And arguments! Let it be the question of Sourav becoming the captain again, or the land acquisition at Singur, everyone is ready to argue about it in such a way as if their life depended on it. Outsiders soon become part of this spirit. The other day I saw two Bihari gentlemen debating animatedly on the road about whether Bhagalpur is a larger station than Hajipur or not.

But there’s a personal touch to many things which I could not imagine in Chennai or Hyderabad. For example, I can’t think of walking into a small restaurant in Hyderabad and ordering a meal where I get to choose the individual components of the meal from a number of options. In Kolkata I can do that. Food is really cheap here, and although it may sound unbelievable, a few days ago I had better South Indian food here than I ever had in Hyderabad. Similarly, Kolkata has some of the best Chinese restaurants in the country.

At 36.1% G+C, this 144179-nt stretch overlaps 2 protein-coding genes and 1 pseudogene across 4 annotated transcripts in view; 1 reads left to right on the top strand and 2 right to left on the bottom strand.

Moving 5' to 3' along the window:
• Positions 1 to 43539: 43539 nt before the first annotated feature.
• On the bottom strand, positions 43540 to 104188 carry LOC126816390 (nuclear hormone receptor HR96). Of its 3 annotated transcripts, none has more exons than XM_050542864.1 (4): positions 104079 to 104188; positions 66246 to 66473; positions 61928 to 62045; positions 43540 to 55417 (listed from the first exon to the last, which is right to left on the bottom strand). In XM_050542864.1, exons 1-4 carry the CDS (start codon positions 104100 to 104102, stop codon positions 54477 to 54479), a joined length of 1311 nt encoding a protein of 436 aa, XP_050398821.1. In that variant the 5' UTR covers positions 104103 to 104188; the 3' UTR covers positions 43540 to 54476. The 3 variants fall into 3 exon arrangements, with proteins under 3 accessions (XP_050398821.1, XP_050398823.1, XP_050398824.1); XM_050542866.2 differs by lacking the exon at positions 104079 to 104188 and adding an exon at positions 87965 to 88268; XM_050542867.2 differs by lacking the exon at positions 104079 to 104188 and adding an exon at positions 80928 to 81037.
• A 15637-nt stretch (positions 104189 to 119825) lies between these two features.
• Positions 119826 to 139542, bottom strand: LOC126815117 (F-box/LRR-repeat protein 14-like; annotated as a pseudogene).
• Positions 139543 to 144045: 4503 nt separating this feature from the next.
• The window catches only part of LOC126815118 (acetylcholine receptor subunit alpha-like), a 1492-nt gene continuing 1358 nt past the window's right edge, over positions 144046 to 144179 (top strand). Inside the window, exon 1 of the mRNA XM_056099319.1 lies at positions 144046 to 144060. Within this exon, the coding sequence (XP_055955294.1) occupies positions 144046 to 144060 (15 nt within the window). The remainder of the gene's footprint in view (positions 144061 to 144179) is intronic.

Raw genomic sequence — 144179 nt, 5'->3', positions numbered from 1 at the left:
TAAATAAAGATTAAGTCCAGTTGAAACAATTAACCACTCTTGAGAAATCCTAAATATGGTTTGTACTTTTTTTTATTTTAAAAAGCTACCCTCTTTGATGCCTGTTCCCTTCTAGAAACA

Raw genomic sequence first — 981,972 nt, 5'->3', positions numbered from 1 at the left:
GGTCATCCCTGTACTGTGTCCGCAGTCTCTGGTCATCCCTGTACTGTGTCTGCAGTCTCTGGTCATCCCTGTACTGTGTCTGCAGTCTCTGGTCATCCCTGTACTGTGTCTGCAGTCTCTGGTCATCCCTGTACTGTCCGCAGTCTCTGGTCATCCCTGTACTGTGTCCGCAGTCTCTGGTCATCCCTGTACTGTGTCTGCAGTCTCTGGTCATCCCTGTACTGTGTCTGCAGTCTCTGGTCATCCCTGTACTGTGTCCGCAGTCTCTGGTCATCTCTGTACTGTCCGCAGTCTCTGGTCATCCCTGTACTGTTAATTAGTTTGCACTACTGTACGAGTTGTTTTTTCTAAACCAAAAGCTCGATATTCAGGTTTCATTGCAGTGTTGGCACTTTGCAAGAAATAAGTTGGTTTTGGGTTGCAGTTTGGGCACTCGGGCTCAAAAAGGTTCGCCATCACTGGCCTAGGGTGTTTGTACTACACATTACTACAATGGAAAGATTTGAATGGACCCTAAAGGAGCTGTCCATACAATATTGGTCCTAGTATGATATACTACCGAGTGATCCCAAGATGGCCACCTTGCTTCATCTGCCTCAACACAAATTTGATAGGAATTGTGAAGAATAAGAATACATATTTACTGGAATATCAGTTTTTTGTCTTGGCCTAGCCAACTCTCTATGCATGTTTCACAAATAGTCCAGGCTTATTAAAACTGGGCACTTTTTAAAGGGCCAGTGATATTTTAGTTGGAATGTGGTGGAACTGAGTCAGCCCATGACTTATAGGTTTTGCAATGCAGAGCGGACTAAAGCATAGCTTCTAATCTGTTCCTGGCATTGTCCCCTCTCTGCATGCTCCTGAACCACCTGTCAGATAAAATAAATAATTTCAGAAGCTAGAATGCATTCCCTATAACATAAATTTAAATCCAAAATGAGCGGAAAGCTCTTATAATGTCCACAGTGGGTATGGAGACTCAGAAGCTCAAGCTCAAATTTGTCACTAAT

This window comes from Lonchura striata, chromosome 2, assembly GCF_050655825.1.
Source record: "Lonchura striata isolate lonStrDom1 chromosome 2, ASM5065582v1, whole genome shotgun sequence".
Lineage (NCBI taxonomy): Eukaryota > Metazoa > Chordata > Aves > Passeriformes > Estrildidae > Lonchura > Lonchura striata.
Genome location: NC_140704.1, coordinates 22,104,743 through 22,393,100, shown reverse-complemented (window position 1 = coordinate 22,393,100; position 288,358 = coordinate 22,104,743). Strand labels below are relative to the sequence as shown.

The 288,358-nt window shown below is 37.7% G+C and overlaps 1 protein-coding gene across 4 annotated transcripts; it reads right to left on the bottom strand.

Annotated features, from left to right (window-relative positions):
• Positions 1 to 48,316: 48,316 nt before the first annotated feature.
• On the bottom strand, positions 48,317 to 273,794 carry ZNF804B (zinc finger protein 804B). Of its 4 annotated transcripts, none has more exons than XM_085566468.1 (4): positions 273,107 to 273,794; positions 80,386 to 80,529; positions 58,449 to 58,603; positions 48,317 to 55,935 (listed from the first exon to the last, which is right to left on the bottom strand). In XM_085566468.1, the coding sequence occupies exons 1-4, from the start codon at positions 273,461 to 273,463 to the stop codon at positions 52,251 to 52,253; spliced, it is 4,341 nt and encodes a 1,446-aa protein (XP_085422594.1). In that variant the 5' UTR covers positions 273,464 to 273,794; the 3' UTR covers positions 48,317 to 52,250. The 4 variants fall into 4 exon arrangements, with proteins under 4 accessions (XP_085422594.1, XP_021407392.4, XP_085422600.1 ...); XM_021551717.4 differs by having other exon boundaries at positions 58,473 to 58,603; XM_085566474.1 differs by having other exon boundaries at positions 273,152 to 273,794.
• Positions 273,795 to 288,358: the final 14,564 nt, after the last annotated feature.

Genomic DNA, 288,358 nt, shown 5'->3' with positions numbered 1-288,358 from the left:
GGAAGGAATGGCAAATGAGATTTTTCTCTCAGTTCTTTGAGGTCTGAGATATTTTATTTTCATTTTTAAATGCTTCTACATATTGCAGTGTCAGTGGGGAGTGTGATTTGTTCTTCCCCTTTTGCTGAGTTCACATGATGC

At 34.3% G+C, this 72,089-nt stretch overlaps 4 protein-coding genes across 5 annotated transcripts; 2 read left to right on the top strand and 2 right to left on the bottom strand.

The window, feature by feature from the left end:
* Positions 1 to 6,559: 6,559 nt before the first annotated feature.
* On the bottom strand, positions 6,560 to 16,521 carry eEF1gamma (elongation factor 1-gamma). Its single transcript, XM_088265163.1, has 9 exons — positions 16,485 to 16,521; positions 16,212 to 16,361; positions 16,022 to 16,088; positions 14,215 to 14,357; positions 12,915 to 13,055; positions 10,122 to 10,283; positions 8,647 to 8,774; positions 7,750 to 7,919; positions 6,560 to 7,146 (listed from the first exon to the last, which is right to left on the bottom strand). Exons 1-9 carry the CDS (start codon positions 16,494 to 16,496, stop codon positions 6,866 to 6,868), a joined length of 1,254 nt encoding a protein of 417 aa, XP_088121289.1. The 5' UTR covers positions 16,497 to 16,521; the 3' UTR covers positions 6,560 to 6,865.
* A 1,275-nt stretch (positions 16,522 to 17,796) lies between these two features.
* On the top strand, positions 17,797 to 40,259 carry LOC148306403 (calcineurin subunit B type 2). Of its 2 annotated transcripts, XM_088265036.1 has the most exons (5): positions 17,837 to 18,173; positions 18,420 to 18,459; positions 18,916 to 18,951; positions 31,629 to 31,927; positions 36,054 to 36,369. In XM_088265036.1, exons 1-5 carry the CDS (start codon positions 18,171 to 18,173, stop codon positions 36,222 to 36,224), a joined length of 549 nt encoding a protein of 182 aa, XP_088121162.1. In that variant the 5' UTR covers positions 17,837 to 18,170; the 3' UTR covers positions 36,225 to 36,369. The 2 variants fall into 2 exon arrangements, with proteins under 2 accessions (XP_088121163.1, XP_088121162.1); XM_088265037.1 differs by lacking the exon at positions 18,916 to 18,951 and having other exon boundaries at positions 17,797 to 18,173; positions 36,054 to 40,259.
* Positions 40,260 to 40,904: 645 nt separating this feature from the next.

So what is my final verdict? Do I like it here?

Although the inconveniences and non-professional attitude of the people sometimes get on my nerves, yet, the truth is that I’m liking my stay in Kolkata very much. However much I may criticize the people here, however much I may praise Hyderabad, the fact remains that deep inside my heart I’m also one of those lazy, argumentative, passionate Bengalis who do not decide every action of their life by the financial benefits associated or by cold, hard logic. Although I come from a suburban town, I’m as much a part of this city as the millions of others who have come here from outside in search of a livelihood and have merged with the multicoloured fabric of humanity that is Kolkata.

That is why I say don’t hold me responsible for this long gap in posting. It is due to the Kolkata spirit that has got into me.